Grade: C Kinsey Scale: 1 (Crowe played gay in the Aussie comedy “The Sum of Us,” and was suggestively bisexual in “A Beautiful Mind,” also directed by Howard. Bierko appeared in “Johns.”)
While a detective (Don Cheadle) investigates an African-American policeman’s murder at the hands of a white fellow officer, a racist beat patrolman (Matt Dillon) disgusts his liberal partner (Ryan Phillippe) when he humiliates a black TV director (Terrence Howard) and his wife (Thandie Newton) at a traffic stop. Those are just two story threads in this multi-layered, mosaic-like drama that investigates issues of race and class among Los Angelenos. “Million Dollar Baby” scribe Paul Haggis’ script is overly schematic in its dependence on coincidence to move the interlocking stories forward, but his characters are unforgettable, and the situations in which they find themselves are as fresh as today’s headlines. The awesomely talented ensemble is terrific, particularly Cheadle and Dillon as jaded cops who undergo unexpected epiphanies.
Grade: B+ Kinsey Scale: 1 (Haggis could have delved even deeper into society with the addition of gay or lesbian characters, but he limits himself to issues of race and class. Dillon, Phillippe, Howard, and co-stars Jennifer Esposito, Brendan Fraser, and Keith David have all appeared in gay-themed films.)
Diana (Glenn Close) is an aging actress in an open marriage, and she’s frustrated by that fact. Her photographer daughter, Isabel (Elizabeth Banks), is about to marry lawyer Jonathan (James Marsden), a man with a sexual secret. Entering their lives is Alec (Jesse Bradford), a struggling actor who sets more than a few arcs of self-discovery in motion. And there are even more characters flitting in and out of this two-degrees-of-separation study of modern urban relationship angst, and they exist to underscore the movie’s earnest themes of identity performance (we’re all acting, get it?) and romantic distress. Close’s performance is worth watching, as it’s one of the few three-dimensional characters here. But whether or not you buy into the rest of the goings-on will depend on your tolerance for attractive, white, self-absorbed Manhattanites and their moneyed problems.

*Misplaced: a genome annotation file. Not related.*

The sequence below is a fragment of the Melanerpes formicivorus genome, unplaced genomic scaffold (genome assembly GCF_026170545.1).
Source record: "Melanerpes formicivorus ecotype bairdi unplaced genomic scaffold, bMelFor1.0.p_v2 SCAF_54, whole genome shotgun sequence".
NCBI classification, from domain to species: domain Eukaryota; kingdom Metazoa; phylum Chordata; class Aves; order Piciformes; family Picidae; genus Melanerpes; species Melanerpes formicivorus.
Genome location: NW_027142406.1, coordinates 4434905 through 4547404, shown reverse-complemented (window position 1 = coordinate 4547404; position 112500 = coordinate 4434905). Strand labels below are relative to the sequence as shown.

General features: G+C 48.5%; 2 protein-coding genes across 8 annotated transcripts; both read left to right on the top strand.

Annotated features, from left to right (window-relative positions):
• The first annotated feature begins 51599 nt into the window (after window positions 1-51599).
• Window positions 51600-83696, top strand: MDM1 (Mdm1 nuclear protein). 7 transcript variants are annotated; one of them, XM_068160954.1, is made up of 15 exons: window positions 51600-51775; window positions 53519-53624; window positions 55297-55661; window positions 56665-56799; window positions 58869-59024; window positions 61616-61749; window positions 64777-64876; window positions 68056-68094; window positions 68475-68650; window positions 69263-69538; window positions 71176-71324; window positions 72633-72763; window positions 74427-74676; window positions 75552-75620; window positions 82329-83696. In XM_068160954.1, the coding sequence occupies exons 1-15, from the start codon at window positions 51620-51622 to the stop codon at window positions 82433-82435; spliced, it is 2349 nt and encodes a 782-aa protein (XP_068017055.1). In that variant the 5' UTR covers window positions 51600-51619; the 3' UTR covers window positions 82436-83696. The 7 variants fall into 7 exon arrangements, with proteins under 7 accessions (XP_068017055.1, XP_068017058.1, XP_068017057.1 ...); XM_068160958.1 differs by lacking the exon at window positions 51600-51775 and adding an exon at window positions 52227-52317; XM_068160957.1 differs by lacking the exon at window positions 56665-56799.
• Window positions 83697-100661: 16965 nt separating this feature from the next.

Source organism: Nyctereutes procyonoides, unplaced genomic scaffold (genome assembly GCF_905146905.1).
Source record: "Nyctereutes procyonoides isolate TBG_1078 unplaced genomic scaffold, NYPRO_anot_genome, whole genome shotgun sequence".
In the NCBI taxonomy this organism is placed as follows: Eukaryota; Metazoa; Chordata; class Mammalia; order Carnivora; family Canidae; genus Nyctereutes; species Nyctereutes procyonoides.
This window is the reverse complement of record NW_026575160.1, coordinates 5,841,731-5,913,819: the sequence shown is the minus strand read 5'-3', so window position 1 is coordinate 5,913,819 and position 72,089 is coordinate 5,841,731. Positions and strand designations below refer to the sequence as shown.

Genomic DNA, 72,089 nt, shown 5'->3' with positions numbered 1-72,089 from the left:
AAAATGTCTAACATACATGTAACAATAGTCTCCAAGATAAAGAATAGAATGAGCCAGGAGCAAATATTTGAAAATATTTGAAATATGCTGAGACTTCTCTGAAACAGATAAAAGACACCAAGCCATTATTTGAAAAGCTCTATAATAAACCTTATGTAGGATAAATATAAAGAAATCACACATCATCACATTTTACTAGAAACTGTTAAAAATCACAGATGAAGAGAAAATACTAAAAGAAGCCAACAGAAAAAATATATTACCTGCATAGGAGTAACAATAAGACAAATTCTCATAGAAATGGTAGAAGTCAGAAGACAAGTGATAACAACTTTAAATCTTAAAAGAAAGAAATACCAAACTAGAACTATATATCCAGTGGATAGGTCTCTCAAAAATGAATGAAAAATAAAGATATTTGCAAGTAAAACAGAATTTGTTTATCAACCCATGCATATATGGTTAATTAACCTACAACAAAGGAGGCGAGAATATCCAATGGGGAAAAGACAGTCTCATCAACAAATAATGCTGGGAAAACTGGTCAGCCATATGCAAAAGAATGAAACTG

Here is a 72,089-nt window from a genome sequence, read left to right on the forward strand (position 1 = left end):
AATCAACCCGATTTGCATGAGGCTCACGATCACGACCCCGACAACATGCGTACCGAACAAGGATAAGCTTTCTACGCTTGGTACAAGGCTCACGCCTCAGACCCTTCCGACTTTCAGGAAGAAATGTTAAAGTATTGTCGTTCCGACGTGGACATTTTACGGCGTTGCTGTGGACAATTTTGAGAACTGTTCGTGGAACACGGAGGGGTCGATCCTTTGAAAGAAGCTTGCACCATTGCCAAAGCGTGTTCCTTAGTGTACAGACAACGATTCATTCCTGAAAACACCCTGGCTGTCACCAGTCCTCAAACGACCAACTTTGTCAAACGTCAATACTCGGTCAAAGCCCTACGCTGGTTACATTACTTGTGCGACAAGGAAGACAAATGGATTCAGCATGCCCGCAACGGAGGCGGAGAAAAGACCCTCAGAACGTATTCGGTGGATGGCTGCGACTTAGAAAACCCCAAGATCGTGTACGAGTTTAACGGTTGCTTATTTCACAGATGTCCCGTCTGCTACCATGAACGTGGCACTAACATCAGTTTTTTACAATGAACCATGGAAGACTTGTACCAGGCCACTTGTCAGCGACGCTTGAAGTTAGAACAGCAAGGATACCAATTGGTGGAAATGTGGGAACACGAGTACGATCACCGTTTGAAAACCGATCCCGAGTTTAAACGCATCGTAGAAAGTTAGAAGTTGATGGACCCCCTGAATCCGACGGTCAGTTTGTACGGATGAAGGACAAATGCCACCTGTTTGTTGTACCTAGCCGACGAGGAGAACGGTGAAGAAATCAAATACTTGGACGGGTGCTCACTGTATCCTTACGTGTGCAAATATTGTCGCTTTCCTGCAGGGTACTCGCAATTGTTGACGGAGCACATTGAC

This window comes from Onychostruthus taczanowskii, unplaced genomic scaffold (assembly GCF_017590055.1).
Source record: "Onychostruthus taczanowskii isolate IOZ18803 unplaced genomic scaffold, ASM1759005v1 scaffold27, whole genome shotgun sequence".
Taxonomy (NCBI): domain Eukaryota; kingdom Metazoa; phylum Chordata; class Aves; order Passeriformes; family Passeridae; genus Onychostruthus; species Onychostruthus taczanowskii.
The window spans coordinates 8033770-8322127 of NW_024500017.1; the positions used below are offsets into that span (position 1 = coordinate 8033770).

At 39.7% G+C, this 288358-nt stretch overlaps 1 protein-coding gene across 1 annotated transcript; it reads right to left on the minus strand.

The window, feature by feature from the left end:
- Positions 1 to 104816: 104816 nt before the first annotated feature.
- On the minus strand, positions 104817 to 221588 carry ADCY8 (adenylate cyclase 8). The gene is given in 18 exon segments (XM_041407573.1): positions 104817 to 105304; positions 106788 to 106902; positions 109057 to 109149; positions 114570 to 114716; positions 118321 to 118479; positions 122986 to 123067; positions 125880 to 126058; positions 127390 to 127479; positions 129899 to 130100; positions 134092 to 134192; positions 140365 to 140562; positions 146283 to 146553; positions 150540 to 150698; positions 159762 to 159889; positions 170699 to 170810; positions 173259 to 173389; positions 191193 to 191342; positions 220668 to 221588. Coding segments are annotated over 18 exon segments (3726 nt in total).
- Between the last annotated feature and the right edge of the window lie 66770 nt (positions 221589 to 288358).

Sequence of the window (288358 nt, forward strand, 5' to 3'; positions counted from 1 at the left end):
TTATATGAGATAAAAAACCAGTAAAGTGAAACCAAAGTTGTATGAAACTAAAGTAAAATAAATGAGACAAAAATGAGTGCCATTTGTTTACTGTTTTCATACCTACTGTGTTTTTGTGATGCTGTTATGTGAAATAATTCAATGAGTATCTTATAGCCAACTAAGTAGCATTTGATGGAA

Grade: C Kinsey Scale: 4 (Gay characters’ stories are integral to the plot, even though it’s not a “gay movie.” The film was produced by the gay production team of Ismail Merchant and James Ivory. Close played lesbian military activist Margarethe Cammermeyer in the TV movie “Serving in Silence.” Marsden plays the mutant Cyclops in the queer-analogous “X-Men” movies. Bradford played a male prostitute in “Speedway Junky.” Gay pop singer Rufus Wainwright appears in the film as well.)
Bus driver Ralph Kramden (Cedric the Entertainer) and his pal Ed Norton (Mike Epps) are blue-collar guys constantly plotting – and failing – to get rich quick. Their wives, Alice (Gabrielle Union) and Trixie (Regina Hall), are more pragmatic, losing patience with the men and their inability to think practically. So when an affordable duplex goes on the market, the two couples’ dreams of home-ownership can only be ruined by one thing: Ralph and Ed’s harebrained schemes. This updated version of the classic Jackie Gleason TV show is likewise ruined with its forced sub-sitcom plot contrivances and long stretches of bland unfunny-business. It’s one of the weakest small-to-big screen adaptations ever, and that’s not forgetting the Tom Arnold-starring “McHale’s Navy” movie. Avoid it like an overcrowded bus on a hot summer day.
Grade: D- Kinsey Scale: 1 (Co-star John Leguizamo played a drag queen in “To Wong Foo, Thanks For Everything! Julie Newmar.” Character actor Jon Polito, co-starring as a race track boss, played gay in the Coen Brothers movie “The Man Who Wasn’t There.”)
The Longest Yard